What Portfolio would outperform SP500 in the past 10 years? My wife has about $120K to invest in her IRA account. We’ve looked at various portfolios out there to either use or model after, but we’ve been disappointed to find that nearly all of them underperform the SP500. And when the market crashed in 2008, all the portfolios also crashed. It nearly seems like the portfolios are merely an underperforming version of the SP500? Can someone explain or point to portfolios that either performed better than SP500 or made it through much better during the crash of 2008?
Despite ubiquitous warnings that “past performance does not guarantee future results,” questions like yours are very common. It’s part of being human. We have an instinctive tendency to judge recent events as more valid than older events. This is known as “recency bias” and has been tripping up investors throughout history.
Finding a portfolio or strategy that would have beaten the market over the last ten years is pretty easy – off the top of my head, any combination of gold and emerging markets would have worked. They both outperformed the S&P 500 over the last decade pretty handily. Of course, this is information that would have been very useful to know ten years ago.
If you are looking at investing a lump sum today, it’s the next ten years you have to be concerned with and hindsight isn’t much help here. Rather than trying to predict an unknowable future, let’s focus on a couple of priorities that are achievable:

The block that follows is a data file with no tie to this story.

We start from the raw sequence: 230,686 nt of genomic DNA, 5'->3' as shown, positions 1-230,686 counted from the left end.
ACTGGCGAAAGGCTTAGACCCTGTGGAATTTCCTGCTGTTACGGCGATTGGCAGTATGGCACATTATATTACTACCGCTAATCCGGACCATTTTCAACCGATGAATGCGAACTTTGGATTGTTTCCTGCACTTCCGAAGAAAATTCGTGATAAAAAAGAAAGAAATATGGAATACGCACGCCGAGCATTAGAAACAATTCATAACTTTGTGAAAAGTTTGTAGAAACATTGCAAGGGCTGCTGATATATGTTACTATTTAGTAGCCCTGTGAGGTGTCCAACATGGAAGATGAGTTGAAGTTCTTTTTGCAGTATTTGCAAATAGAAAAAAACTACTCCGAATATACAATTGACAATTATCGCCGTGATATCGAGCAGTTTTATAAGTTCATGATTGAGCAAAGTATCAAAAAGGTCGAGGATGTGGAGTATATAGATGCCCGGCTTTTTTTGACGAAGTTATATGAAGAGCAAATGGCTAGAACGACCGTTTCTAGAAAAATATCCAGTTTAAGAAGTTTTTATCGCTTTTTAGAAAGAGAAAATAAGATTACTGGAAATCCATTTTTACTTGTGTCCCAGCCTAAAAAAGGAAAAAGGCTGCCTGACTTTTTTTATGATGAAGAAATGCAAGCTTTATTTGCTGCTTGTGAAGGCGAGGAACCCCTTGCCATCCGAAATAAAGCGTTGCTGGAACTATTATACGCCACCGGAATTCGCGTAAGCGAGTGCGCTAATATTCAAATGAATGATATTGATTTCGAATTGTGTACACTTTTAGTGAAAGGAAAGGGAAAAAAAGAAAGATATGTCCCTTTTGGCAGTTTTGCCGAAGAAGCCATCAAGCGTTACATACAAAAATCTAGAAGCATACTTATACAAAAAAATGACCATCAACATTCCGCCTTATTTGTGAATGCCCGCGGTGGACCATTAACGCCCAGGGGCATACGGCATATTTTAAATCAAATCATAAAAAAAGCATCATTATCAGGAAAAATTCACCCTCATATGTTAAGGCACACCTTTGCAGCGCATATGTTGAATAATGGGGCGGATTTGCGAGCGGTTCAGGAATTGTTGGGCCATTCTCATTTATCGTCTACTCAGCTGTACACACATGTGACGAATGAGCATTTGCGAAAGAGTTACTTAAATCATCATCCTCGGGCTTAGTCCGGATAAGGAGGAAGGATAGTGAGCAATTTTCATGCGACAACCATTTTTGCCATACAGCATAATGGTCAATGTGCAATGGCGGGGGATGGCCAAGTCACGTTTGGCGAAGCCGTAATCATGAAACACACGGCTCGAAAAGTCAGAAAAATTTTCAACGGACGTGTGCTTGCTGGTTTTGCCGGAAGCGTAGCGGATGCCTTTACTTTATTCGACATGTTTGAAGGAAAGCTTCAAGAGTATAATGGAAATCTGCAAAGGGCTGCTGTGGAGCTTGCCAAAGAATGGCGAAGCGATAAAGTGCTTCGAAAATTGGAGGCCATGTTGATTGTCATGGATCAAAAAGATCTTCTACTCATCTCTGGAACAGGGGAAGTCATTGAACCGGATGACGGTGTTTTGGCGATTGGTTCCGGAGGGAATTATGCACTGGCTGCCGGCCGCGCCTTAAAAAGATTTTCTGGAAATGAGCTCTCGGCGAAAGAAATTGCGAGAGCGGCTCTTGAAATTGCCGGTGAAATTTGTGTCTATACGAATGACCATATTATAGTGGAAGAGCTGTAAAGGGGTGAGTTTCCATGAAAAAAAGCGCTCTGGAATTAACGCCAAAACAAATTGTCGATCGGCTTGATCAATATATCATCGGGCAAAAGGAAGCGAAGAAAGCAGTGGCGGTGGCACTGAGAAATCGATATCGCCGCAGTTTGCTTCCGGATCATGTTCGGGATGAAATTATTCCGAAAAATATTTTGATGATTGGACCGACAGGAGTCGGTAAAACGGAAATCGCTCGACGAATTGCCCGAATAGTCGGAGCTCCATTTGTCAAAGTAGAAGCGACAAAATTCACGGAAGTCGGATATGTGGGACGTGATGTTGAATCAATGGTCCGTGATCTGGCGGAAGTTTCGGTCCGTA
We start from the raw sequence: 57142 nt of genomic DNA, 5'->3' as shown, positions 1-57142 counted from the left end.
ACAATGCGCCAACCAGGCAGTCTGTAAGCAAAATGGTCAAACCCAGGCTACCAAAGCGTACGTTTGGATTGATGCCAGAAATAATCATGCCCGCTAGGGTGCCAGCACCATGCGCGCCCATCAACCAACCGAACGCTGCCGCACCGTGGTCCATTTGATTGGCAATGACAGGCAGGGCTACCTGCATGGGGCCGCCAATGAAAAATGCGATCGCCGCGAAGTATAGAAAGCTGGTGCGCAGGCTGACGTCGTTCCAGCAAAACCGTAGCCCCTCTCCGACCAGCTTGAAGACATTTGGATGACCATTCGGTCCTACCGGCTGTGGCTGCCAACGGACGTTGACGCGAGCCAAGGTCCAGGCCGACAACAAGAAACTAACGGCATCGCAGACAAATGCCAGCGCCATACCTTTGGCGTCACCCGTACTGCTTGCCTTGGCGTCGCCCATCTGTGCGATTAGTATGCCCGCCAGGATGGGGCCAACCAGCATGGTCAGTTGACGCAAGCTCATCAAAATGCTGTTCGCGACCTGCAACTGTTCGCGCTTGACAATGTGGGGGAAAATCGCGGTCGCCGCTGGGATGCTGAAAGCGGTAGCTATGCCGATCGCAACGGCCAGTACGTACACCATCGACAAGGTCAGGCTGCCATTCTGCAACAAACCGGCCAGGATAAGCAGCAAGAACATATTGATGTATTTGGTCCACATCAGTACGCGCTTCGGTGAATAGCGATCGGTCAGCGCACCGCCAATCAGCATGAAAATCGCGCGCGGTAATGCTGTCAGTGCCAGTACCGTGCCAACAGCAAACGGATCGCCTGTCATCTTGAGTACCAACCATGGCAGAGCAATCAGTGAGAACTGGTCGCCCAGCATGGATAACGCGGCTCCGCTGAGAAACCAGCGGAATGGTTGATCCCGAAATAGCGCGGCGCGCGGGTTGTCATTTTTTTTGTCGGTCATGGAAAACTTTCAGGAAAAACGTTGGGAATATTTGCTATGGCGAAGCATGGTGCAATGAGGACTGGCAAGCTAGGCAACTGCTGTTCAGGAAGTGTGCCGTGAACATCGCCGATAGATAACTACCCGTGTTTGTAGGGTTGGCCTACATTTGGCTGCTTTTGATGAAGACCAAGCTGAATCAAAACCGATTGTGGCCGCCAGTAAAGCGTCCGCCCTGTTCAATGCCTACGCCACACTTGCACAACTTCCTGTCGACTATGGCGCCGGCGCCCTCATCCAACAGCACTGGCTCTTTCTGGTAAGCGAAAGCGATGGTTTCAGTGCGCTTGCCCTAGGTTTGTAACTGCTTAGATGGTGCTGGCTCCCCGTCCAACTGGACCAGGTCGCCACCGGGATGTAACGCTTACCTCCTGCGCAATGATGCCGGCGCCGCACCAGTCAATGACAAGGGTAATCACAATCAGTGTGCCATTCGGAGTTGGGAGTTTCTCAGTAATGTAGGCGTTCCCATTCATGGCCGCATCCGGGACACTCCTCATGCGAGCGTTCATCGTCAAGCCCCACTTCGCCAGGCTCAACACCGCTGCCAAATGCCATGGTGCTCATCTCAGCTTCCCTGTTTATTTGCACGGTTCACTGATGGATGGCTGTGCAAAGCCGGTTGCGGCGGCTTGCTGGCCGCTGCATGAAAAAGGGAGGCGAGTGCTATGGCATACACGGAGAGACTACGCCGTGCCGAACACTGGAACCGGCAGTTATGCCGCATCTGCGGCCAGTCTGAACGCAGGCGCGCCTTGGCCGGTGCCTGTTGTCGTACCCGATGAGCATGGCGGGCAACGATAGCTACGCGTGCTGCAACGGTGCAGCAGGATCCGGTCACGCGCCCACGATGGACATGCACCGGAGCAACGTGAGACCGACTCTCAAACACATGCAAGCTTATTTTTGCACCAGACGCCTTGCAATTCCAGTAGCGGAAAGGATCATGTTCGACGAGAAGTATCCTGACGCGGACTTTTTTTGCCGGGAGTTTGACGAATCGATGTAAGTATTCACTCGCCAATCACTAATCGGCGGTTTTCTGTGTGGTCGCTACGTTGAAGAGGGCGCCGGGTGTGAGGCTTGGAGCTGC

- Performing better through a market crash or long period of futility is the product of a well thought out risk management plan. This goes beyond the mix of asset classes, if protection from downside risk is important to you, consider the likelihood of a correlated decline across many asset classes. Investors that wouldn’t think of driving a $30,000 car without insurance routinely invest many multiples of that amount in risky, unpredictable markets without a plan for protecting themselves from the risk of catastrophic loss. There are a lot of ways to approach this – we can help you explore your options or manage it for you.
- Try to train yourself to stop judging performance on a relative basis. Beating or lagging the market is ultimately a meaningless bit of trivia. If your account only declines by 20% while the market drops 25%, that’s not a victory. If the market rises 25% but your account only rises by 20%, that’s not a failure. Try to remember the purpose of your investment. Most people don’t do it for the pleasure of owning financial assets, they invest to earn a positive return on their capital. Stocks are just a means to that end. They are a tool, one of many you have available. Keep your focus on the job, not the tools.
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